And as Sarah said, we always try to make ourselves be seen. If we see some strange activity…well, it may just be time to let the dog out. I walk out with the dog so she can “go to the bathroom” and I make sure that the people see that I see them. I’m just taking the dog out, but I’m also taking mental notes and making our presence known.
All these suggestions are great. Lighting, call 911, be visible out there. I’m in the same block watch group as Sarah, and we helped an adjacent area get organized last fall.
Get to know your neighbors and their vehicles so you know who belongs there and who needs to be checked out. Do things with your neighbors (like our trash pick-ups and barbecues and the CNA’s eat-and-walk evenings in the warmer months). Not only is it fun but it helps create a sense of community so that help is available if you need it.
If drug sellers are blocking access to places you want to patronize, talk with the business owners and tell them they are losing sales because customers are uncomfortable trying to enter.
It all takes time and creativity and sometimes a little courage, but it’s worth it.
Walking back from the Broadway & Pike QFC Last night I saw two hypodermic needles, one used & one unused (I think), laying on the sidewalk. My question is, what do you do about that? I’m definitely not going to pick it up, but who do you call? I think it was around 12th and Madison.
There’s not any city organization that I know of that you can call to do this for you. If you choose to dispose of them yourself here’s the safe way to do it.
-Put on disposable gloves
-Use some kind of handled tool, like tweezers or tong’s to pick up the syringe by the plunger.
-Don’t try to recap the needle. You could get a needle stick injury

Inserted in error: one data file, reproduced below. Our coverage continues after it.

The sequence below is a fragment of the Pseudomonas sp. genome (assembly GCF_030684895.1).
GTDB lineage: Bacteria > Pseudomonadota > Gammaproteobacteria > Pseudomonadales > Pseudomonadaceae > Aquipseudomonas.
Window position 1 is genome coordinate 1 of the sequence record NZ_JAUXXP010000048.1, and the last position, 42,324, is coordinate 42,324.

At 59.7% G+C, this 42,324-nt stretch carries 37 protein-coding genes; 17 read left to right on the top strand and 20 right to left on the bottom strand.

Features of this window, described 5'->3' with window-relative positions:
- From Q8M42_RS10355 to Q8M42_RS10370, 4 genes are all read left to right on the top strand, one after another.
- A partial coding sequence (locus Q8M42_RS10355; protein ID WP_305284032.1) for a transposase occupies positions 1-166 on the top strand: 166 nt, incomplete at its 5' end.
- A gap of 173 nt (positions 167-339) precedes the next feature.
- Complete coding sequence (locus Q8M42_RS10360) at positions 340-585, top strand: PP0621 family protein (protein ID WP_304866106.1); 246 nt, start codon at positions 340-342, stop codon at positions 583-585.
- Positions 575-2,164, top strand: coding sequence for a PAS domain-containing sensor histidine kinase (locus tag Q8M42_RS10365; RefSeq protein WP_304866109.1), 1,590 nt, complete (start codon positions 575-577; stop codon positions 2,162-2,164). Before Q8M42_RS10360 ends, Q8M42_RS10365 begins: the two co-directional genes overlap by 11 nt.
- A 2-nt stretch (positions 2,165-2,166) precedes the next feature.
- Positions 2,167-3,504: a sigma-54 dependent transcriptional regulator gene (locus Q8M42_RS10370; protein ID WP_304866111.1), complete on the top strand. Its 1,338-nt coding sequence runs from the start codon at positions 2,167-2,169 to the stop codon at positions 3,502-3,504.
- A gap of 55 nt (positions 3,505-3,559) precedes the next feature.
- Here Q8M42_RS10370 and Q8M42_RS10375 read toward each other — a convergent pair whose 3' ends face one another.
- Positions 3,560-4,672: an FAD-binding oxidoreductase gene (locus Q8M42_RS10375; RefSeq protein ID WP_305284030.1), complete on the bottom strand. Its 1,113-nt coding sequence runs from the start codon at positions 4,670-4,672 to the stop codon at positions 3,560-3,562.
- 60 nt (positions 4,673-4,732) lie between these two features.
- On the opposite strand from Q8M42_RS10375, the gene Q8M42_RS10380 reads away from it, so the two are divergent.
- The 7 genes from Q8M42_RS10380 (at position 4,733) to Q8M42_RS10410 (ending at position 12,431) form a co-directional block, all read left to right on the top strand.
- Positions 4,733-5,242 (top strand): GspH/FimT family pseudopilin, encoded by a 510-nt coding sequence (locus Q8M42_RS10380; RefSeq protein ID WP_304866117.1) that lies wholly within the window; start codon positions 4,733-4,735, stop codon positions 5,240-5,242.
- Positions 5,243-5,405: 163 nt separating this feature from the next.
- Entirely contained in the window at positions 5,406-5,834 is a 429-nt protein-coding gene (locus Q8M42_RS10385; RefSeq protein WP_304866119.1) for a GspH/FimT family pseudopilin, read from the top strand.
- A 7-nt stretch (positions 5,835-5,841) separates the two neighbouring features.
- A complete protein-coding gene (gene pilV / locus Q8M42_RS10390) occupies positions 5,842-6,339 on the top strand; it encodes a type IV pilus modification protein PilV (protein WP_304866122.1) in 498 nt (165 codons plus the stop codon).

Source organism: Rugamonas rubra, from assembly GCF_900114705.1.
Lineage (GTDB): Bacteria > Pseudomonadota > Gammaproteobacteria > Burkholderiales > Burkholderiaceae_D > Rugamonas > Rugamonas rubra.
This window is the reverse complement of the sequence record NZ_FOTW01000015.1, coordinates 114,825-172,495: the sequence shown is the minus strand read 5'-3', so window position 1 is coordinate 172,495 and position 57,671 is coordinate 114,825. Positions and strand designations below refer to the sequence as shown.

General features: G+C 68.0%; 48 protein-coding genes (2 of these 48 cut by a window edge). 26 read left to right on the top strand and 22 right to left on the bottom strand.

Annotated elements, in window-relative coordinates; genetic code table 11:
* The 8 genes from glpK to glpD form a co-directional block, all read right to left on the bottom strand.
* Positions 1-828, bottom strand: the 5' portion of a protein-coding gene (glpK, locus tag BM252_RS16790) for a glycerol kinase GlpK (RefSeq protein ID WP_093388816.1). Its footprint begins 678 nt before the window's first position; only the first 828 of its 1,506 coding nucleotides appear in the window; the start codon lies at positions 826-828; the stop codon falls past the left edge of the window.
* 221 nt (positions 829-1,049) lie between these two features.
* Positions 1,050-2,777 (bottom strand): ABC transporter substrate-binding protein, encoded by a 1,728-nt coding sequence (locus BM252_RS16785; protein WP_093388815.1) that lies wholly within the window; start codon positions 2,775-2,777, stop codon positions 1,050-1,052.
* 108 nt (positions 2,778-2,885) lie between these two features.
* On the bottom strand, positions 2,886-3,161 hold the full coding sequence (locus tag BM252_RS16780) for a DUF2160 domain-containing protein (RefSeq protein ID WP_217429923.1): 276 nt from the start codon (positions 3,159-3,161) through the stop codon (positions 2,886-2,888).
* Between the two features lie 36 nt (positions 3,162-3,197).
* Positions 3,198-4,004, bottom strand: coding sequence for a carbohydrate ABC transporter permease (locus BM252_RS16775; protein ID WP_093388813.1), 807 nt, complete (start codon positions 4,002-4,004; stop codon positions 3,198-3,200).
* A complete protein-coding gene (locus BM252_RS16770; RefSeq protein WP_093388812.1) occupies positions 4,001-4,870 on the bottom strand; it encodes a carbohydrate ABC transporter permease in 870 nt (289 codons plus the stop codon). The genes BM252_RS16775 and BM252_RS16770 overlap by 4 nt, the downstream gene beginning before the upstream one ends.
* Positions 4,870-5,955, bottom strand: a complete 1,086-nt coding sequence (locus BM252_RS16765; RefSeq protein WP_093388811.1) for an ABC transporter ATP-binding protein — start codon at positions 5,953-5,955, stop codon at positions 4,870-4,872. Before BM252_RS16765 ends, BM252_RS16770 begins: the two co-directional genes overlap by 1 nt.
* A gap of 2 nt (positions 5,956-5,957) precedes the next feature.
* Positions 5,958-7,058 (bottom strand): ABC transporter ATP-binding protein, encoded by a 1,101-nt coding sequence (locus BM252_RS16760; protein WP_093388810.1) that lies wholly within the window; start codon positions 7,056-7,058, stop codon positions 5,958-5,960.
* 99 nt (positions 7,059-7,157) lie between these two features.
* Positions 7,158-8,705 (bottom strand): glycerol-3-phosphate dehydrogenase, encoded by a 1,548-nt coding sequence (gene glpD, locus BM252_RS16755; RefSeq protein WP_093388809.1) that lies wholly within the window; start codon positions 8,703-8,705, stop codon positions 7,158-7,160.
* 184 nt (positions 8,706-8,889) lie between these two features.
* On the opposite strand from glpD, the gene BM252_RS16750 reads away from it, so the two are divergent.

-Place the syringe in a hard walled container, like a bleach or liquid detergent container, something with think walls.
-Screw on the lid and tape it shut.
-On the side of the container use a black marker to write “SHARPS, DO NOT RECYCLE.”
-Take the container to the South Transfer Station, 8105 5th Avenue South. (if this occurs in the city)
Never throw a needle in the trash. It could stick you or one of the garbage dudes, plus in the city, no syringes or needles can be disposed of in the garbage.
I was doing some additional research online on the topic of crime prevention and I came across “The Broken Window Theory” for crime prevention. It is explained in a book called “The Tipping Point”. As the theory goes, if there is a broken window, abandoned car, litter, or other dirty, broken, or poorly maintained item in the neighborhood, it will send a message to unsavories that no one cares about the neighborhood. The unsavories will think it is a good place to cause trouble and conduct illegal business because, since no one cares, they are less likely to be reported and to get in trouble.
Looks like this is in line with many of the other comments as far as keeping trash picked-up, abandoned cars towed, and needles disposed of.
I’m a believer in that theory. To take trash as an example, I notice that people tend to drop less trash if I go out and pick it up every day. If I’m out of town for a week, the total amount of trash when I get back will be significantly more than what I would have normally picked up in the course of a week.
But it’s not foolproof – having a clean yard hasn’t seemed to make a dent in the crackheads that like to hang out in front of it.